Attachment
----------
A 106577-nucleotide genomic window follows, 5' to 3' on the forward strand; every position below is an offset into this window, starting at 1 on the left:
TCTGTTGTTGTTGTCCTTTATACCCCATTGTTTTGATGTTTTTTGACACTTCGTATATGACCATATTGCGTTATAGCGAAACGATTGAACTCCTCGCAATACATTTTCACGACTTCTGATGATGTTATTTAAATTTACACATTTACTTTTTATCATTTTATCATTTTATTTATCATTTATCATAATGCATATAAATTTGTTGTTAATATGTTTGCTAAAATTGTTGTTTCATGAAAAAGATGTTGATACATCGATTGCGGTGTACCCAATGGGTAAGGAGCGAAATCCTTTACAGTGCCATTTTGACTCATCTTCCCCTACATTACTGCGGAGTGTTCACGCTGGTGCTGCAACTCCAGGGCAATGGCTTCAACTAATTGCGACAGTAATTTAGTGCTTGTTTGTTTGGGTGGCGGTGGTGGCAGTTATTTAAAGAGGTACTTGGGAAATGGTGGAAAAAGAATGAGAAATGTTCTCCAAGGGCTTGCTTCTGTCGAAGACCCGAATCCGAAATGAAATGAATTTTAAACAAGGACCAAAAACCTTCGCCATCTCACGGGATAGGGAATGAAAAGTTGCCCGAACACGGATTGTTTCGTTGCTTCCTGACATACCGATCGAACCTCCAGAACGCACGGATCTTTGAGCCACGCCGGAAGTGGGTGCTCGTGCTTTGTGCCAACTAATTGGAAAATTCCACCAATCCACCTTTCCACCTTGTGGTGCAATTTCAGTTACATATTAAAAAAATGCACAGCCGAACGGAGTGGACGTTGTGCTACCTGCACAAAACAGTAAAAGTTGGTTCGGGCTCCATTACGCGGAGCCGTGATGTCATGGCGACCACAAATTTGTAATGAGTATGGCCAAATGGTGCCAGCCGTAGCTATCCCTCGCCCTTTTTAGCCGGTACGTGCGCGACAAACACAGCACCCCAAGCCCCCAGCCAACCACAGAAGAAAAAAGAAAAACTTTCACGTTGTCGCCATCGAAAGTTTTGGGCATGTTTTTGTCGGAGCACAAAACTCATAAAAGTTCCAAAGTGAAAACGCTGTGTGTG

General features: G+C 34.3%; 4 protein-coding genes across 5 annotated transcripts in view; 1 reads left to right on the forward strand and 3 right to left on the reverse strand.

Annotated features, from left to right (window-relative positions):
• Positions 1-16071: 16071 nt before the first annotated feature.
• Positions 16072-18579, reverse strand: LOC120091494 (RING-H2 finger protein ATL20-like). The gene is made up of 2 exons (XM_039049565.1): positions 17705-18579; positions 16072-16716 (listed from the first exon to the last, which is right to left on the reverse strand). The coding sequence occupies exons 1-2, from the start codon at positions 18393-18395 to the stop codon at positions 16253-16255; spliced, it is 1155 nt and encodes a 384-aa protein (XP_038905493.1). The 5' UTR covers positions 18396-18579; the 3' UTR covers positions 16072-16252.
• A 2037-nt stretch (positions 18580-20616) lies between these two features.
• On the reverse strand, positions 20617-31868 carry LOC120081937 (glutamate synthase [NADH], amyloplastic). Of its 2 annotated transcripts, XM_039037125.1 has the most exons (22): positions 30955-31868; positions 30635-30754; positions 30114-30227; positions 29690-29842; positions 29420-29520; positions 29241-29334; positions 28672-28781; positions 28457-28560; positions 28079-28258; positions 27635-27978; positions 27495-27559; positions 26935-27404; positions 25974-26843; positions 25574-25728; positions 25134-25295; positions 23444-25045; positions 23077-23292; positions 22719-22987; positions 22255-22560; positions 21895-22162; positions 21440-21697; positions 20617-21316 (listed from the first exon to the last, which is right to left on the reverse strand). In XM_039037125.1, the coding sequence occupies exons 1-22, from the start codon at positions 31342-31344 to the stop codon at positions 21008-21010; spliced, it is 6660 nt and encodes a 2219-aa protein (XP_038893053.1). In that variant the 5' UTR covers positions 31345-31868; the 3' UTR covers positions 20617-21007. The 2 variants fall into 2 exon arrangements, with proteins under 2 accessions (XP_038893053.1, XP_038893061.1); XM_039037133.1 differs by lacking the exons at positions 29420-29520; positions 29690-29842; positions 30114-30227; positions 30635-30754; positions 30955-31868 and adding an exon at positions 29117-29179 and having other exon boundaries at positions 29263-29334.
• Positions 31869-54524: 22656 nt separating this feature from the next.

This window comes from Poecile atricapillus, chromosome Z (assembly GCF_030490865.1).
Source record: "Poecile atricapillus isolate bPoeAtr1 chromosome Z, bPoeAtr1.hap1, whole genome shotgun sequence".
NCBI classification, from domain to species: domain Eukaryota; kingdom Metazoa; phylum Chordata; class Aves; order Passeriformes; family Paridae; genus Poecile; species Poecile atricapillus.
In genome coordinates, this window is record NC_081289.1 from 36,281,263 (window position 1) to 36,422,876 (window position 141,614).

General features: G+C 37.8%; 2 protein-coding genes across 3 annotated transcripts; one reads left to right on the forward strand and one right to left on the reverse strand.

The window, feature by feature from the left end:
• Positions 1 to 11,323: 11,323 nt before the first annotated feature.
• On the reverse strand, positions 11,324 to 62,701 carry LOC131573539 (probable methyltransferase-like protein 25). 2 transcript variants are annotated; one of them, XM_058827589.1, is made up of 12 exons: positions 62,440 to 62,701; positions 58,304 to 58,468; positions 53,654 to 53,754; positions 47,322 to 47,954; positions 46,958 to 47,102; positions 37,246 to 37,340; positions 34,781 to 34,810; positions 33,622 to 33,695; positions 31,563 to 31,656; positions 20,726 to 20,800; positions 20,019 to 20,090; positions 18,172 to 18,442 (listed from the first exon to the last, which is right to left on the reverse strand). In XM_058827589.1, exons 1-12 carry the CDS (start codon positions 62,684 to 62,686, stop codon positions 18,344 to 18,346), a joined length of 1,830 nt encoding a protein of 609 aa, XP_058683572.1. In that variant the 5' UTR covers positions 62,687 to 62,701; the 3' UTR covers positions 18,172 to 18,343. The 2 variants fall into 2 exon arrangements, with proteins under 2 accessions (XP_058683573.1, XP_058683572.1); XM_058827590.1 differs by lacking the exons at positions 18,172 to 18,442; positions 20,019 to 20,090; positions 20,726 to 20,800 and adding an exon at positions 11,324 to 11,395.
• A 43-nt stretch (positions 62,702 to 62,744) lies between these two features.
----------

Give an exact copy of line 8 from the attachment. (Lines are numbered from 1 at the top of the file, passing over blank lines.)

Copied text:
• On the reverse strand, positions 20617-31868 carry LOC120081937 (glutamate synthase [NADH], amyloplastic). Of its 2 annotated transcripts, XM_039037125.1 has the most exons (22): positions 30955-31868; positions 30635-30754; positions 30114-30227; positions 29690-29842; positions 29420-29520; positions 29241-29334; positions 28672-28781; positions 28457-28560; positions 28079-28258; positions 27635-27978; positions 27495-27559; positions 26935-27404; positions 25974-26843; positions 25574-25728; positions 25134-25295; positions 23444-25045; positions 23077-23292; positions 22719-22987; positions 22255-22560; positions 21895-22162; positions 21440-21697; positions 20617-21316 (listed from the first exon to the last, which is right to left on the reverse strand). In XM_039037125.1, the coding sequence occupies exons 1-22, from the start codon at positions 31342-31344 to the stop codon at positions 21008-21010; spliced, it is 6660 nt and encodes a 2219-aa protein (XP_038893053.1). In that variant the 5' UTR covers positions 31345-31868; the 3' UTR covers positions 20617-21007. The 2 variants fall into 2 exon arrangements, with proteins under 2 accessions (XP_038893053.1, XP_038893061.1); XM_039037133.1 differs by lacking the exons at positions 29420-29520; positions 29690-29842; positions 30114-30227; positions 30635-30754; positions 30955-31868 and adding an exon at positions 29117-29179 and having other exon boundaries at positions 29263-29334.